A couple of nights ago my husband met a Simpson board member at Bible Study Fellowship for men. What Providence for the two of them to meet! My husband Jim said it was wonderful that he and the board member related to each other as brothers in the Lord in that venue. We thank God for that.
In effect, Jim’s main comment after interacting with the Simpson board member was that Jim could better see how people in the community might be slow to believe that such a nice person could be a member of a broken board. Therefore, in this blog I want to make the point that the problem with broken boards in Christian organizations has nothing at all to do with how nice board members may seem.
Perhaps a helpful way to begin to explain this in more detail is by rattling off a number of my personal beliefs based on research and observational truths:
a. Most board members of Christian organizations (whether church elders or trustees) are people of goodwill who sit on the board in order to support the senior pastor or president—instead of sitting on the board for the purpose of fulfilling the board’s role.
b. Very few board members of Christian organizations know what the board’s role is.
c. Since most board members in Christian organizations have no idea of what their responsibility is, they don’t feel responsible to nurture the integrity of the organization’s soul.
d. Most board members of Christian organizations mistakenly think the president (or senior pastor) is responsible for everything, including the good welfare of the board.
e. Most Christian board members unquestioningly submit to the authority of the president or senior pastor (i.e, CEO) without realizing they that themselves are legally responsible to supervise the CEO.
f. Most Christian board members have never been trained to hold the president (or senior pastor who may also be the board chair) accountable to run the nonprofit organization (or church) by the holy standards of Christianity.
h. Many board members are completely unapprised of the board’s three D’s: Duty of Care, Duty of Loyalty, and Duty of Obedience.
i. Most board members do not know that their Duty of Care cannot be delegated to the president or staff. Only the board can care for the organization at the governance level.
j. Very few board members–especially Christian board members–realize that they have a legal “Duty of Loyalty” to the organization’s mission. Every Christian mission calls for truthfulness and love, yet rare is the board who upholds a missional standard in the board’s decision-making.
For Christians, loyalty to the Lord in the form of faithfulness to the Lord should be the number one (#1) priority on any given board (See Exodus 1-2, Daniel 3, Daniel 6, Acts 4). When Christian boards are loyal to the Lord, they are automatically set, as individual members, to fulfill their Duty of Loyalty to the entity’s Christian mission.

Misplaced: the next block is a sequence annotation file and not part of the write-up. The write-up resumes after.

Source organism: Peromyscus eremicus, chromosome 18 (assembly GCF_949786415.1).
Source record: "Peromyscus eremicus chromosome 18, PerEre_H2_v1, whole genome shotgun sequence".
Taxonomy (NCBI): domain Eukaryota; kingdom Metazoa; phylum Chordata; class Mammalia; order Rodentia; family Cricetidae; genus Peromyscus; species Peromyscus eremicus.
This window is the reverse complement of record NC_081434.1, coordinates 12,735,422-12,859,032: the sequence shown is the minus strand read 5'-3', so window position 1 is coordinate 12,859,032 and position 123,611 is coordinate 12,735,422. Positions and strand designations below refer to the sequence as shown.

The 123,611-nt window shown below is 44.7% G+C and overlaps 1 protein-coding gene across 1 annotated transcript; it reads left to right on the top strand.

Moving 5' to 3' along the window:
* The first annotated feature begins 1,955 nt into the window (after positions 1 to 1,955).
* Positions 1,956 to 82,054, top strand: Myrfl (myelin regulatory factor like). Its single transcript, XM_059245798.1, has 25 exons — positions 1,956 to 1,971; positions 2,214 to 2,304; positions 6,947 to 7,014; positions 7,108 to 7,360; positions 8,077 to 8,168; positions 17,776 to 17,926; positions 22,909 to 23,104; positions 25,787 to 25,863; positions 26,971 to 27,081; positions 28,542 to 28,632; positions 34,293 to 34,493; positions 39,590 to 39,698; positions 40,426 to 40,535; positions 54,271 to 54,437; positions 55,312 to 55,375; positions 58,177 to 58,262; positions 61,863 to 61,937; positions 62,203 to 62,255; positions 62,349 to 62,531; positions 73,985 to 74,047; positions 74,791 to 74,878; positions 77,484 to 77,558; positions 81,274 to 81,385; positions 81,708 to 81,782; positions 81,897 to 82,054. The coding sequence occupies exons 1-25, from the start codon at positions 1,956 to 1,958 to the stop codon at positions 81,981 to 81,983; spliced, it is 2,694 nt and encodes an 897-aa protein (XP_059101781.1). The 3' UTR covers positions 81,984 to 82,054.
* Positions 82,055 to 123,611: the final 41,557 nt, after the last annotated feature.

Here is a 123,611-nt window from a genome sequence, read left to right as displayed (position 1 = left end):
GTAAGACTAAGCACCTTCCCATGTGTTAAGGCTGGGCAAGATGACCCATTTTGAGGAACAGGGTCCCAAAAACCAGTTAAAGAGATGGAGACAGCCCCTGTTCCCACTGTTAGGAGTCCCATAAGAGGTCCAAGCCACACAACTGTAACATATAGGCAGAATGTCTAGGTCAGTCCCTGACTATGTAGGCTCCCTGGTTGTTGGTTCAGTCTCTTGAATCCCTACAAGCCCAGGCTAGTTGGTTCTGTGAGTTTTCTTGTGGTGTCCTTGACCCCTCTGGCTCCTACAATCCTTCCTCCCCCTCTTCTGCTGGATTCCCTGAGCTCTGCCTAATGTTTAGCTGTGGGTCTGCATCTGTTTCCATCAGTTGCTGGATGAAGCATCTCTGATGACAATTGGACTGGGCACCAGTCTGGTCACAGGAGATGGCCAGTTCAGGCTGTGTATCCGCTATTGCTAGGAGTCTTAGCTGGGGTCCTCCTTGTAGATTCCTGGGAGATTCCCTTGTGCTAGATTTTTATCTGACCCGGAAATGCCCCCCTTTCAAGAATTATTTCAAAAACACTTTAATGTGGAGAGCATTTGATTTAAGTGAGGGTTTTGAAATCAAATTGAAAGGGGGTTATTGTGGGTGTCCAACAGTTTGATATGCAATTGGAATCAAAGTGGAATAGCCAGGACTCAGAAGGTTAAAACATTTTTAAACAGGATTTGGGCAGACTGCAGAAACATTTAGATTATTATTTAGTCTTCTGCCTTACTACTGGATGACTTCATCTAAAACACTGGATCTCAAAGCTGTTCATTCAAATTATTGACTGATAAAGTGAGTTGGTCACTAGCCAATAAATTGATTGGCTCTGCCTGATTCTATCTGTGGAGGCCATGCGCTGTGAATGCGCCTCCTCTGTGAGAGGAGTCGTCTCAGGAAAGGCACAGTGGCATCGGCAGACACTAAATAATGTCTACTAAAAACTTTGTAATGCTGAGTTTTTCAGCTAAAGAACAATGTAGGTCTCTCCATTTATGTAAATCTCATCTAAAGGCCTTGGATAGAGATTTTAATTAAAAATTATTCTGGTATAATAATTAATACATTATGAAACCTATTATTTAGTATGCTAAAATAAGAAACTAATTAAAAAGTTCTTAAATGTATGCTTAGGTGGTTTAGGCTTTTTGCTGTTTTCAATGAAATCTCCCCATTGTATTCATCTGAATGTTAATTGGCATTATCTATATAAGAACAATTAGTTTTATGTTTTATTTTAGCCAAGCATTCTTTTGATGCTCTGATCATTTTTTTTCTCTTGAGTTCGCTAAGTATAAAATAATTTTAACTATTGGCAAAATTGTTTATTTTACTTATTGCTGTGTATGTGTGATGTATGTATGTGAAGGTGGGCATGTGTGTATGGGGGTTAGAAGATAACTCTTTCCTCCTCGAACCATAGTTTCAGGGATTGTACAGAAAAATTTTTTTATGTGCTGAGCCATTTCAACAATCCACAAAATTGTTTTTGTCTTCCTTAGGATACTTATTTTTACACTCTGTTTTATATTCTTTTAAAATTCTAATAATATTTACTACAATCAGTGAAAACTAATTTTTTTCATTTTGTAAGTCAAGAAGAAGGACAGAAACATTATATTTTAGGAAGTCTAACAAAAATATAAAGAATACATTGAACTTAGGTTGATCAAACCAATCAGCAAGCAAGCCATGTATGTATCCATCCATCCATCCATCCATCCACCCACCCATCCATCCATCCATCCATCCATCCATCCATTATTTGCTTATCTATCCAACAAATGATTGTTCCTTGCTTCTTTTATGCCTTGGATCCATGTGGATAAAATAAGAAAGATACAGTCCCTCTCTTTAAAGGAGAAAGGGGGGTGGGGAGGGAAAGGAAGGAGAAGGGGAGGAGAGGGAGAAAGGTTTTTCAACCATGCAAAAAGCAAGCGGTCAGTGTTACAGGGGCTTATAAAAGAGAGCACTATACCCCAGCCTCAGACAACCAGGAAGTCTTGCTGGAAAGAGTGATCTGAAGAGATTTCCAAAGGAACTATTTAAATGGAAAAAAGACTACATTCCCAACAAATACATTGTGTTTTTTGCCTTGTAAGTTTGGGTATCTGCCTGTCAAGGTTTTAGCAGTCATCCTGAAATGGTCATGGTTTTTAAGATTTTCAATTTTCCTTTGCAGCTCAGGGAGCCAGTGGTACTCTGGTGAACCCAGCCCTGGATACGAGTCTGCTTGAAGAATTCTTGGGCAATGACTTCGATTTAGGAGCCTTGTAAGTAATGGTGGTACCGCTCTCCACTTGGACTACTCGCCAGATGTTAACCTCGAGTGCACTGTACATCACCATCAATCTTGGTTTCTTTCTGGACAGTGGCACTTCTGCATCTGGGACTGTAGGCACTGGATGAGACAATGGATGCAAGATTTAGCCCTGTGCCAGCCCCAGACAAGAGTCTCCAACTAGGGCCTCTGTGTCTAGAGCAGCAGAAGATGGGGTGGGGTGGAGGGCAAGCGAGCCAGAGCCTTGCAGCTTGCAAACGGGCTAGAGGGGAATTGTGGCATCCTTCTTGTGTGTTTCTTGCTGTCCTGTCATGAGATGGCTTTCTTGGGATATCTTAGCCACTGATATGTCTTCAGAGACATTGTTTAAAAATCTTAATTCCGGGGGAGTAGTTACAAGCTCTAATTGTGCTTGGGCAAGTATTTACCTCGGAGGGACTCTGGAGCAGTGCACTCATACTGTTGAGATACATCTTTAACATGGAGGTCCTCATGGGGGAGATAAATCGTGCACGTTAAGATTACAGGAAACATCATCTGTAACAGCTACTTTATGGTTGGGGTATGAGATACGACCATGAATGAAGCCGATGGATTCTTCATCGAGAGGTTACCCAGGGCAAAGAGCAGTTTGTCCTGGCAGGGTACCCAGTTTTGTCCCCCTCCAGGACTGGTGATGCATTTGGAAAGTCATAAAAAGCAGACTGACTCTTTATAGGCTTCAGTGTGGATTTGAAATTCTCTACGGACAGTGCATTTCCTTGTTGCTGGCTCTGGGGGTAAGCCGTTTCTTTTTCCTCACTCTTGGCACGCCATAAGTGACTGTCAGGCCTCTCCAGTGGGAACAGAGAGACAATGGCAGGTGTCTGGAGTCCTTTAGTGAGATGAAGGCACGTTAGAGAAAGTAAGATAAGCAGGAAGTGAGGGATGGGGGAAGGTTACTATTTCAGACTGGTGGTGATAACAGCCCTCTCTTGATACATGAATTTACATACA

k. Almost every Christian board member intuitively knows that boards are required to submit to all applicable state and federal laws. But very few board members have ever been taught that their “Duty of Obedience” requires them to submit to their policies as well, especially when those policies are elements of employment contracts.
At Simpson University, I don’t think any board member takes seriously the Duty of Obedience. To provide just one example of why I say this, it’s an “undisputed fact” in the lawsuit that Simpson University regularly violates its own policy to admit professing Christians only into its traditional undergraduate programs. Approximately 62% of Simpson’s traditional undergraduates, in fact, are athletes, and those athletes were recruited without regard to faith.
I firmly believe that the board knows the truth, yet Simpson’s website falsely states:
Simpson University’s criteria for admission are based on the university’s desire and commitment for each student to find success in their academic and faith endeavors. Acceptance decisions are based on a potential for academic success, an articulation of a commitment to and personal relationship with Jesus Christ, and evidence that the individual will thrive in a Christ-centered academic community.
l. It is not uncommon for boards to be oblivious. In my consulting work, I encounter Christian board members–who are as nice as people can be–humbly confessing that they have never been equipped with even the most basic level of board training.
There are many observational truths that I could list in addition to the ones above, and I plan to make those known over time as I write a book on the importance of Christian boards and godly governance. For now, I will end here, reiterating my point that the problem of broken boards has nothing at all to do with a lack of nice people serving as Christian board members. Nice people are nice to be with, but niceness is not enough to make a well-meaning Christian a competent board member.
Broken boards, in fact, are usually comprised of nice people.
Lord, please convert our niceness into moral courage. Help us all to act with integrity as Christ followers, even in the face of opposition. I pray this in Jesus’ Name, Amen